Thirty-seven athletes from 19 sports and 21 tertiary institutions have been awarded more than $100,000 in AIS Education Scholarships, a program supporting athletes to be successful in sport, education and life.
Paddle Australia’s Caitlin Webber is among the athletes receiving this round of AIS Education Scholarships. A key feature of this year’s expanded program is supporting athletes with education earlier in their high performance sporting careers. More than three-quarters of athletes awarded scholarships in this round are categorised as ‘Developing’ or ‘Emerging’, the first two steps on an Australian athlete’s journey to becoming an international medallist.
The AIS Education Scholarship program is doubling from last year’s inaugural program and offering a total $200,000 in scholarships for 2021-22, thanks to support from the John and Myriam Wylie Foundation. A second round will open in March 2022.
Mr Wylie, former Chair of the Australian Sports Commission, said “sport and education is a winning mix. Every athlete goes into competition with a game-plan, this program with the AIS is about helping more Australian athletes to pursue education as part of their broader life plan. Every athlete receiving one of these grants has talents beyond the sporting arena, you just have to look at the breadth of education courses they’re undertaking. There’s health education like paramedics, speech pathology, sonography and medicine, though to diverse areas such as science, commerce, design, engineering and so much more.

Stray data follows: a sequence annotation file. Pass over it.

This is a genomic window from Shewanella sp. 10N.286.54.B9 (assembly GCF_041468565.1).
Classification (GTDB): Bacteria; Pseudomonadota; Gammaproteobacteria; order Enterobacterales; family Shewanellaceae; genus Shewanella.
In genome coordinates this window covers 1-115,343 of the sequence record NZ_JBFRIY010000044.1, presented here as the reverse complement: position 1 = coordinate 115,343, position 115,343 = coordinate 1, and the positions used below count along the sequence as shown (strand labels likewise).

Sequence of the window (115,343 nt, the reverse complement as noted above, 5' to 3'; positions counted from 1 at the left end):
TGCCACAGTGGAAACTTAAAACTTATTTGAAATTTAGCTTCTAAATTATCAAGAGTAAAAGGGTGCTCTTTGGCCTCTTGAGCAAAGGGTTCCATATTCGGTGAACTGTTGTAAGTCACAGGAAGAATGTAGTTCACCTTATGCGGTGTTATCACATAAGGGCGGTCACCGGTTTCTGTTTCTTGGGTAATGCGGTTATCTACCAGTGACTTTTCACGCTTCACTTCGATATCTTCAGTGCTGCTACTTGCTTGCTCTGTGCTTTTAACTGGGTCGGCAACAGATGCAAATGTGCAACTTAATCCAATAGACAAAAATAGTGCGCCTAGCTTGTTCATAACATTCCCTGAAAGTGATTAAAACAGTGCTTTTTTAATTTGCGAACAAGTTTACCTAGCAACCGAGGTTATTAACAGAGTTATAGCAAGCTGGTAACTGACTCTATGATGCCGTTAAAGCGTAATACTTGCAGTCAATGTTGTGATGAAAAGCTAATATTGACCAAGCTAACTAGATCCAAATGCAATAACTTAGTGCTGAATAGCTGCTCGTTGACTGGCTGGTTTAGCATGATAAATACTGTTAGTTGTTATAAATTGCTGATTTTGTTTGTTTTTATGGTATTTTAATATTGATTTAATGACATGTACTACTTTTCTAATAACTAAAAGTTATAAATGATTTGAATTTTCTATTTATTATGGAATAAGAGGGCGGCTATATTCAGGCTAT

“Our message to athletes is sporting success doesn’t have to be at the sacrifice of other ambitions, especially education and career pathways. If we can encourage more athletes to engage with education at the start of their sporting careers, we’ll no doubt have more successful leaders emerging from sport and into their communities.”
Webber was grateful to the AIS for selecting her as a recipient.
“My education is a highly valued aspect of my life, along with my athletic and social identity. I hold great importance on creating and living with a balance of all life areas as it allows for life outside of sport to secure a future, the opportunity to be extended physically and mentally, and promote mental peace and wellbeing,” Webber said.
“Attaining an education as an elite athlete hasn’t come without its challenges though, as training requirements leave me with limited time.
“University provides a space for me to excel outside of my sport and also allows me to set myself up for a life outside of my sporting career. I have always loved working with children and have wanted to be a teacher for a few years now.
“My plans are to finish my degree, which this scholarship has provided me with assistance to do, which will allow me to hopefully pursue a career in teaching in my chosen subject areas,” she said.
The AIS has prioritised athlete education and created more specialised athlete support by building its Elite Athlete Education Network (EAEN) across the country.
AIS CEO Peter Conde said: “The AIS now has formal links with more than 40 universities and 12 TAFEs, giving Australian athletes greater choice and flexibility with their education support. Our priority is to support those athletes who demonstrate a genuine commitment to study and can use their own experiences to inspire and benefit others, in sport and the broader community.”